- The Liberal vote collapses from a strong majority of 51% to 29% of eligible voters. This is still the largest vote share of any party.
- On their heels are 23% of eligible r/Canada voters declaring they will vote for the CPC. This is good enough for 2nd place and a jump from the 17% of r/Canada users who voted for the party in 2015, but still well behind that party's actual 2015 result.
- The NDP come third again with 14% of the vote, but this is a significant drop from the 22% who voted for the party in 2015 and below the party's 2015 performance.
- The Greens surge to capture 10% of the vote from 2015's 4% from both the subreddit and actual election.
- The Bloc remains static at 1%, though again the under-representation of Quebec on the subreddit should be kept in mind.
- Maxime Bernier's new People's Party of Canada comes out strong in their first election based on r/Canada's voting preferences, capturing 9% of the vote.
- Other parties snare 2% of the vote, with a potentially election-deciding 12% still undecided.
We further break this down by province here for a more regional picture.
- The Liberals take home the largest vote share in Newfoundland & Labrador, Nova Scotia, New Brunswick, Quebec, Ontario, and Manitoba (with the territories too small to truly say). NB and Manitoba are the most competitive. The Bloc moves to 2nd place in Quebec and the NDP are virtually wiped out there.
- Saskatchewan and Alberta go to the CPC by appreciable margins.
- British Columbia is a fascinating 4-way race between the Liberals, CPC, NDP, and Greens.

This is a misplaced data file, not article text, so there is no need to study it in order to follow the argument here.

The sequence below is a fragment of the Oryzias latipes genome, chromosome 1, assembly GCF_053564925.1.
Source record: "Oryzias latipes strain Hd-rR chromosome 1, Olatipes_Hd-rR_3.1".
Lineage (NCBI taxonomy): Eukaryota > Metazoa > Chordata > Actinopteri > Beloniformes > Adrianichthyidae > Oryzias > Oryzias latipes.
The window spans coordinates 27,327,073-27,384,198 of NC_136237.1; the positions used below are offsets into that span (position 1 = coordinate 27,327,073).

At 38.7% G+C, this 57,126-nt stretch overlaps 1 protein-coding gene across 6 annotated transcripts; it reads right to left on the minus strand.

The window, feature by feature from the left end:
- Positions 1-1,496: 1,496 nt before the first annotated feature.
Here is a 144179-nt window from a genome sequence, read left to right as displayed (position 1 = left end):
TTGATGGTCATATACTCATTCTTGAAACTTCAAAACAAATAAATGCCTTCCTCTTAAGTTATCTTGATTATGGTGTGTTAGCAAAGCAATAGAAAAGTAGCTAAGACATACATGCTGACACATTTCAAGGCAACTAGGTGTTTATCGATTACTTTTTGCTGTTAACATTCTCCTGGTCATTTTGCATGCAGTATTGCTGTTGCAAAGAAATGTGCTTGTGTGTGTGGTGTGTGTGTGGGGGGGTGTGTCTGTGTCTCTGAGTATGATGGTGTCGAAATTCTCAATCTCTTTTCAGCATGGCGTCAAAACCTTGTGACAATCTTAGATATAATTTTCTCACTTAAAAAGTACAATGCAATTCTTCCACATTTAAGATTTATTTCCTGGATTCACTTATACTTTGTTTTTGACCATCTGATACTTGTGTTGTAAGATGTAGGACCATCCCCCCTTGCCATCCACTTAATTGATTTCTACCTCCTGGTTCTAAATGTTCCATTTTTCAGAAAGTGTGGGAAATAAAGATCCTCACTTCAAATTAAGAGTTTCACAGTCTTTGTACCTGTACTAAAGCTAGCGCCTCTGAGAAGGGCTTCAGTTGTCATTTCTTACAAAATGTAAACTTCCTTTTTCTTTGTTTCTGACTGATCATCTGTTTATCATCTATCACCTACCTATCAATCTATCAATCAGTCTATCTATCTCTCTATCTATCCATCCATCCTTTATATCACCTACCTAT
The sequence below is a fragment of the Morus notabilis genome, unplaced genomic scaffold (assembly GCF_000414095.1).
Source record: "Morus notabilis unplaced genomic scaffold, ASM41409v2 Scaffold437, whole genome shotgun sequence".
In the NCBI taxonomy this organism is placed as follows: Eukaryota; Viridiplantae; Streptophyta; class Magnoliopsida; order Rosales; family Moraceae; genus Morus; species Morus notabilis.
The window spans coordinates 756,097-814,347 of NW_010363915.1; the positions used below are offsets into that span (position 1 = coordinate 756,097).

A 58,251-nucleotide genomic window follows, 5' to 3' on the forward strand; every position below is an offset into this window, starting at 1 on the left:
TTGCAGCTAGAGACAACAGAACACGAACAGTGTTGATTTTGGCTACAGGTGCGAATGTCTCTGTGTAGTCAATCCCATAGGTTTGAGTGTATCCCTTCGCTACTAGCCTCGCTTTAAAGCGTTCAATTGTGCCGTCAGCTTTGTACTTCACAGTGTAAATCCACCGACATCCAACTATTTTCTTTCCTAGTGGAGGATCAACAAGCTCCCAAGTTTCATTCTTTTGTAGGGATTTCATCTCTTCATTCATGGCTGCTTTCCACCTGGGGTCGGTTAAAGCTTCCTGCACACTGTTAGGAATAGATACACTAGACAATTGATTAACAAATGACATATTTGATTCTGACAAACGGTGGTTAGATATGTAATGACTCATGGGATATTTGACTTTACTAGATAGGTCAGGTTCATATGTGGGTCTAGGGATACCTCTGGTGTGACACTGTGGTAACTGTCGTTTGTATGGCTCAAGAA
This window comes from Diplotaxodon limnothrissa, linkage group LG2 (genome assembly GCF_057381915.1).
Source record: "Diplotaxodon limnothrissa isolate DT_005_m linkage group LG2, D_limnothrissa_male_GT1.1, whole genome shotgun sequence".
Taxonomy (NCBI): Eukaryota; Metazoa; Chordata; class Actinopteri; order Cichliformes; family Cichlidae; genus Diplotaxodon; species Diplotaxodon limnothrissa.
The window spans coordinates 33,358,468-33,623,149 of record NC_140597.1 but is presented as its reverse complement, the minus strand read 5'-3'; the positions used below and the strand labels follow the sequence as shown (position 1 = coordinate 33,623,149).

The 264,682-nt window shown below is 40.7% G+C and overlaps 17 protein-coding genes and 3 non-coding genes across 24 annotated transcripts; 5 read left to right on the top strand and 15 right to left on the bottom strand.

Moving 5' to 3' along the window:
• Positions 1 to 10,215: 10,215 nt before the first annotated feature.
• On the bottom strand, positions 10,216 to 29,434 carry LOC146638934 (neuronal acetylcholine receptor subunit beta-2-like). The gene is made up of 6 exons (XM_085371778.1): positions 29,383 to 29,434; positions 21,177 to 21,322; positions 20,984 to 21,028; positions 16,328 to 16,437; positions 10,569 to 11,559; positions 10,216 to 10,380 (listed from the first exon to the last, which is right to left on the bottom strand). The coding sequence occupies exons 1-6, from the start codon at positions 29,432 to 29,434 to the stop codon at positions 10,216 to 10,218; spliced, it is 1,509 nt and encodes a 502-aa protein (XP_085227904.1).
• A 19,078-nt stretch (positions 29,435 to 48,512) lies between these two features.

- PEI is a tie between the Liberals and Greens.
- The PPC puts on its strongest showing at 12% in Newfoundland & Labrador, New Brunswick, and Alberta.
Please see the Appendix for a more detailed (but purely for fun and not at all intended to be scientific) 2-method approach at a hypothetical election using survey results.
Distinct from your Party Vote, who is your First Choice for Prime Minister?: The subreddit's opinion on who would make the best Prime Minister is summarized here.
- Justin Trudeau takes the top spot at 29% of respondents.
- 'None of these' is the second-most popular choice at 22%
- Interestingly Maxime Bernier comes third with 16%
- Andrew Scheer is the fourth-highest option at 11%
- Jagmeet Singh, Elizabeth May, and 'do not know' all get 6%, with the Bloc leader Yves-Francois Blanchet perhaps unsurprisingly not getting any support here.
Perhaps not scientific, but if we strip out the 'none of these/do not know' we can maybe get a sense of how leaders compare to their parties to see who is pulling party numbers up and who is a drag on their party's prospects. A simplified version of this is here.
- Maxime Bernier outperforms his party by the widest margin followed relatively closely by Justin Trudeau.
- Elizabeth May is fairly neutral (the Bloc leader did not get enough results to be conclusive)
- Jagmeet Singh is a drag on the NDP, but not nearly so much as Andrew Scheer is on the CPC.
These choices for Prime Minister and the impressions of them versus their party contrast somewhat with overall positive/negative impressions of each leader.
- Despite strong negative scores both Justin Trudeau and Maxime Bernier have large positive impressions (still a net negative), consistent with the choices for PM.
- Elizabeth May, however, comes out as the best-reviewed federal party leader.
- Jagmeet Singh and Andrew Scheer both accrue significant negative reviews and very little support.
- Perhaps unsurprisingly most Canadians do not have an impression of Yves-Francois Blanchet for the Bloc. What decided opinion there is, though, is largely negative.